Panama Canal expansion project
The famous Panama Canal joins the Atlantic and Pacific Ocean and is a key conduit for international maritime trade. Its capacity has now been doubled, with the completion of a major expansion project. Following eight years of excavation, a third set of locks has been added.
By 2011, 37% of shipping traffic was unable to pass through the canal because of size, and the volume of shipping that did pass through was expected to continue a steady rise. Global demand necessitated the construction of this new, high tech passage.
The expansion program includes the construction of new locks in the Atlantic and Pacific, the excavation of new access channels and the widening of existing channels. It also includes deepening of the navigation channels in the Gaillard Cut and Gatún Lake, and the raising of Gatún Lake’s maximum operating level.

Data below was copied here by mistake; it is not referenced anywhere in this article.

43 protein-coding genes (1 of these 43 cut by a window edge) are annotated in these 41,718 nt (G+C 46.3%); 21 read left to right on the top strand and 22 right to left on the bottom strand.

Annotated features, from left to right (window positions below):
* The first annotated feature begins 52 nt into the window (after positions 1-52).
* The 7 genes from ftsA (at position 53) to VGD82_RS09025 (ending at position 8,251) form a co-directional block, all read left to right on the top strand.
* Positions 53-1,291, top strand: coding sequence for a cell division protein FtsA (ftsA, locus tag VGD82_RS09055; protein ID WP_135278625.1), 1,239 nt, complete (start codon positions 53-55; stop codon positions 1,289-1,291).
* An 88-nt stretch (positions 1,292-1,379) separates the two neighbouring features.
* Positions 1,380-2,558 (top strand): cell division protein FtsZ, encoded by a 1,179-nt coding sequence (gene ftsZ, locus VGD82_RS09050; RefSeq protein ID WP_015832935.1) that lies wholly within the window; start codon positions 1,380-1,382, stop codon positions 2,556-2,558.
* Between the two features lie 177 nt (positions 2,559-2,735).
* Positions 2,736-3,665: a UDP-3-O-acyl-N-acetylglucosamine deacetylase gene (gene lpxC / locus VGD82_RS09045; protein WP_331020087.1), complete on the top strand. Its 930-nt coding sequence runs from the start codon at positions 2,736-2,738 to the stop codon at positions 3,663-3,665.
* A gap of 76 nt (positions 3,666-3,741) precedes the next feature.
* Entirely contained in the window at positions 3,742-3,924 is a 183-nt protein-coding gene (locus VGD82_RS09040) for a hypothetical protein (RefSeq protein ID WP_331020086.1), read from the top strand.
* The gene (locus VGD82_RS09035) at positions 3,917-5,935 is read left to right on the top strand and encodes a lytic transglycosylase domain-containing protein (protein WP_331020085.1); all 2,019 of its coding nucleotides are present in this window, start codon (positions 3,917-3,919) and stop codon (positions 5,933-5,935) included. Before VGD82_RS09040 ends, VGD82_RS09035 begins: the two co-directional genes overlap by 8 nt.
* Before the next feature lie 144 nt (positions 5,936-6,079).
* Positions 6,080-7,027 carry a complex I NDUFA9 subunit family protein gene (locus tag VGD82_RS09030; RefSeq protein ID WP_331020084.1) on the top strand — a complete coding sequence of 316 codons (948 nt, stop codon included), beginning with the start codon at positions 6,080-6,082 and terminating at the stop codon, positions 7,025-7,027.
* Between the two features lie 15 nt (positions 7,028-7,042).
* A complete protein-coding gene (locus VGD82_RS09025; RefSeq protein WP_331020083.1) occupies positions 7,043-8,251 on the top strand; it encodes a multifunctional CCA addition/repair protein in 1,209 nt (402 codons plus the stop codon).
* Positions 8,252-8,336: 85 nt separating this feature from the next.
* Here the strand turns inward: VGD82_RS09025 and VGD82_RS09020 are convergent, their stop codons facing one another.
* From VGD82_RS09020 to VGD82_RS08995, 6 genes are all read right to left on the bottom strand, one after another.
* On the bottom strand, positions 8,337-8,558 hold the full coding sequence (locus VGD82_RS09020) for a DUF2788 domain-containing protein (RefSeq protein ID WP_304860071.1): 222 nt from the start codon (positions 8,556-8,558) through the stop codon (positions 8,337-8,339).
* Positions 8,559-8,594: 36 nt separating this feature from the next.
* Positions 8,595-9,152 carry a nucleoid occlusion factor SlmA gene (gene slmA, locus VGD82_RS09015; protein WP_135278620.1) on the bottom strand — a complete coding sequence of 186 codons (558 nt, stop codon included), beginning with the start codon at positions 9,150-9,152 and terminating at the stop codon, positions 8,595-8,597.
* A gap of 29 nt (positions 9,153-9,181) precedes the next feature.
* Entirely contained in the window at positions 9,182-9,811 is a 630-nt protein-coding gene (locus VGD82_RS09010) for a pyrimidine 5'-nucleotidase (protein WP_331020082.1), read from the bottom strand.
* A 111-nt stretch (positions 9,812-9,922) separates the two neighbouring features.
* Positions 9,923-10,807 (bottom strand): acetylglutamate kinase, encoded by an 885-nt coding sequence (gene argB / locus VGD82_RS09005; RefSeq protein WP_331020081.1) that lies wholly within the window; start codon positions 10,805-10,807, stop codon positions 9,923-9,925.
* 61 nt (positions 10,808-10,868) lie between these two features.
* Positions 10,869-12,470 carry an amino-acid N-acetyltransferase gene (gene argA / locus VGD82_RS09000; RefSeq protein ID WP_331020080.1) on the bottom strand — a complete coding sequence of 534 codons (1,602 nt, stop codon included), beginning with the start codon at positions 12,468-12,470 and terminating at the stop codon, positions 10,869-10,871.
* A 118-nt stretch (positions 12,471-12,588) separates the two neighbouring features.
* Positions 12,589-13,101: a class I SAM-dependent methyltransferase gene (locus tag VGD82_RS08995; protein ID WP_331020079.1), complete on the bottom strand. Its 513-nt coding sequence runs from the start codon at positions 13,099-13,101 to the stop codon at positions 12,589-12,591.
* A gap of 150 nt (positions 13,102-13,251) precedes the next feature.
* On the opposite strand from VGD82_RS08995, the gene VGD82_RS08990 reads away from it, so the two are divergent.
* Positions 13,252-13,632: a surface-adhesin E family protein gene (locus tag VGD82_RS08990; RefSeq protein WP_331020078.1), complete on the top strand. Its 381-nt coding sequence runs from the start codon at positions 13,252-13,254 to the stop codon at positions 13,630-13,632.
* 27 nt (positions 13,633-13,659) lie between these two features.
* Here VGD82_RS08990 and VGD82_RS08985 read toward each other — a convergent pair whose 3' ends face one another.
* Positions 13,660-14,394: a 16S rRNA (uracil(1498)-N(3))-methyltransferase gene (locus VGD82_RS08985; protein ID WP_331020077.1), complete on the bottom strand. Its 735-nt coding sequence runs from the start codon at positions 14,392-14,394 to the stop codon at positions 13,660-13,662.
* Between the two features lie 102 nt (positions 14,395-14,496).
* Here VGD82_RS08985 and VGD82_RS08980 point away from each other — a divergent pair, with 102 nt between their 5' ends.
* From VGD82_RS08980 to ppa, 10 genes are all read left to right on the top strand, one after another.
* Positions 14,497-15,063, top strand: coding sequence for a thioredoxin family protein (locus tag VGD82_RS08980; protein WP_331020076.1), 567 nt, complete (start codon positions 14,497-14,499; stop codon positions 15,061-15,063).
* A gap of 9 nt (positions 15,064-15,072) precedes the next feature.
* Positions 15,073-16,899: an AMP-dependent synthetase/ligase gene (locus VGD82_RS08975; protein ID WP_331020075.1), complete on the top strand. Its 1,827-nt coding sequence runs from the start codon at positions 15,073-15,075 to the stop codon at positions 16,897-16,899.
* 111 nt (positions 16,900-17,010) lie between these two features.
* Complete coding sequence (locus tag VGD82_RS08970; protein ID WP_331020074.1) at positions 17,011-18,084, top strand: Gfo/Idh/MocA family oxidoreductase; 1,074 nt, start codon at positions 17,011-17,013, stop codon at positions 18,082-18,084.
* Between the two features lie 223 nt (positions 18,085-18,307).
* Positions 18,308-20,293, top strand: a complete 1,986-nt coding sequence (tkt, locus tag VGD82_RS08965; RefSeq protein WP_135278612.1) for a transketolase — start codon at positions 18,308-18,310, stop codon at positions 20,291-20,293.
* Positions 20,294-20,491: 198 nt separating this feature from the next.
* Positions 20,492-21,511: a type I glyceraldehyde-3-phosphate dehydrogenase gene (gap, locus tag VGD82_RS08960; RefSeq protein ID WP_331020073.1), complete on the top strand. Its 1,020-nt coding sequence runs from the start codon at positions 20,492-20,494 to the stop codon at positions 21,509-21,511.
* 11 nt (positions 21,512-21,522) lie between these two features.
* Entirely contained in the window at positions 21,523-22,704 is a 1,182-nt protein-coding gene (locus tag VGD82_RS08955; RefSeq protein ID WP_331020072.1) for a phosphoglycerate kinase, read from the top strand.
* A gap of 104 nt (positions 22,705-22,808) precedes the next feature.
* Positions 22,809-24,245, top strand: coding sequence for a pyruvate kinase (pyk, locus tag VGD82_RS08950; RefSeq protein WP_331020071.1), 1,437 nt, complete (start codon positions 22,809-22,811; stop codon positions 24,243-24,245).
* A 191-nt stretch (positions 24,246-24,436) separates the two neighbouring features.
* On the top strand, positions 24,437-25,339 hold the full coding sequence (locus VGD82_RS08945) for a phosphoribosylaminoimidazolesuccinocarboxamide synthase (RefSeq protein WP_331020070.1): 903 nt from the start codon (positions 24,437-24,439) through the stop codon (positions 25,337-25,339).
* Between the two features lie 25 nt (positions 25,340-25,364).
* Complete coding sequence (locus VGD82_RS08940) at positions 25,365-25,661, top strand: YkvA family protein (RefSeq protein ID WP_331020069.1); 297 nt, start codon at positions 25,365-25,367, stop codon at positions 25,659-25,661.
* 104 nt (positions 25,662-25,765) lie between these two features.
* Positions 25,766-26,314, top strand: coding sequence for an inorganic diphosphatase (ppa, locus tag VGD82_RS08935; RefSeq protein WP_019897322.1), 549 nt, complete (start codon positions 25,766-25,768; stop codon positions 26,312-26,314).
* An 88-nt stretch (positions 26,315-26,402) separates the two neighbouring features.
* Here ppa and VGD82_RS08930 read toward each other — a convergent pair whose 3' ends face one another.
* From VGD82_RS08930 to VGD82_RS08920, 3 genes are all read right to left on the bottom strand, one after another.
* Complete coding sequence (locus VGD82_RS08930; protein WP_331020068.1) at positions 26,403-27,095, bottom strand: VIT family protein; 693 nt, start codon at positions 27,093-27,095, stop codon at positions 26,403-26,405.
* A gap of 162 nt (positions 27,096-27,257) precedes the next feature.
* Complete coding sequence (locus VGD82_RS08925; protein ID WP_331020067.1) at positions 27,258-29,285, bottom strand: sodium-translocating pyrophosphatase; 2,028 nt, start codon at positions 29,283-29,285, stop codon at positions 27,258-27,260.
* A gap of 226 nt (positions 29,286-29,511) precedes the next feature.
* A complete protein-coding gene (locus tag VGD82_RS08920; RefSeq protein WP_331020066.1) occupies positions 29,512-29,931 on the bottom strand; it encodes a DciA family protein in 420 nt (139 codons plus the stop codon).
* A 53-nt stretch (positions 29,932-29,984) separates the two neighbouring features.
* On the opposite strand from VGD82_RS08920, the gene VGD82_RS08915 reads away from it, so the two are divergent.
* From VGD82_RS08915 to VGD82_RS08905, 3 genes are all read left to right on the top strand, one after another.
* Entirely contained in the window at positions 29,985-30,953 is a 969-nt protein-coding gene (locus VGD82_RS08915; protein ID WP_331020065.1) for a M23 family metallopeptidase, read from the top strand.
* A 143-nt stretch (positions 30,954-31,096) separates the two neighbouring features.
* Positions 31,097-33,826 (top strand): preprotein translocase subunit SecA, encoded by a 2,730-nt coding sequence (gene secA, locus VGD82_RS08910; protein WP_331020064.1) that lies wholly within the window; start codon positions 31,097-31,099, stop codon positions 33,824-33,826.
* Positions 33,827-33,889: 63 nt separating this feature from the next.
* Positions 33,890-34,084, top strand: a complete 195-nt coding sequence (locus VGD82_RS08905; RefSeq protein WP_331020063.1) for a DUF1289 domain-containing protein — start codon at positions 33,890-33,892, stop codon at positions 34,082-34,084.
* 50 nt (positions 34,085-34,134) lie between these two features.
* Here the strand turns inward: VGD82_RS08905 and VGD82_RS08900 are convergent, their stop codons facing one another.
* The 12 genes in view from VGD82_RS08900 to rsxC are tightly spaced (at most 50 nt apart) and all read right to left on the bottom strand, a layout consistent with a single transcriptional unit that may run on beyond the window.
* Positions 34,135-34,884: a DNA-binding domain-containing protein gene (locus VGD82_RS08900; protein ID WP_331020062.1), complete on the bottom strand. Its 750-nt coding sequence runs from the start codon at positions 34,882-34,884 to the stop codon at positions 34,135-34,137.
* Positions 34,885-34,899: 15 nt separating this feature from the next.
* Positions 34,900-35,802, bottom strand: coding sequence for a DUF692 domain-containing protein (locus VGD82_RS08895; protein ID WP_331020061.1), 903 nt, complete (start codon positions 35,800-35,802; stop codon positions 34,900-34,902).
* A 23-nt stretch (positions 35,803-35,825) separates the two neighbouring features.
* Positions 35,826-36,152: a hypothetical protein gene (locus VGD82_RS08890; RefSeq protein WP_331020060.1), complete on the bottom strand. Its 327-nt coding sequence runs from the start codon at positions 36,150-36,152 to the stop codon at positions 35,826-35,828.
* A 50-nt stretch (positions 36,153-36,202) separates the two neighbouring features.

Now open to traffic, the canal as a whole will be able to handle the projected rise in volume to 2025 and beyond. This mega-project eases numerous burdens on the shipping industry, as well as creating huge numbers of jobs among the Panamanian people – generating enough wealth to reduce poverty in the country by almost 30%. However, critics of the project contend that there are serious environmental issues.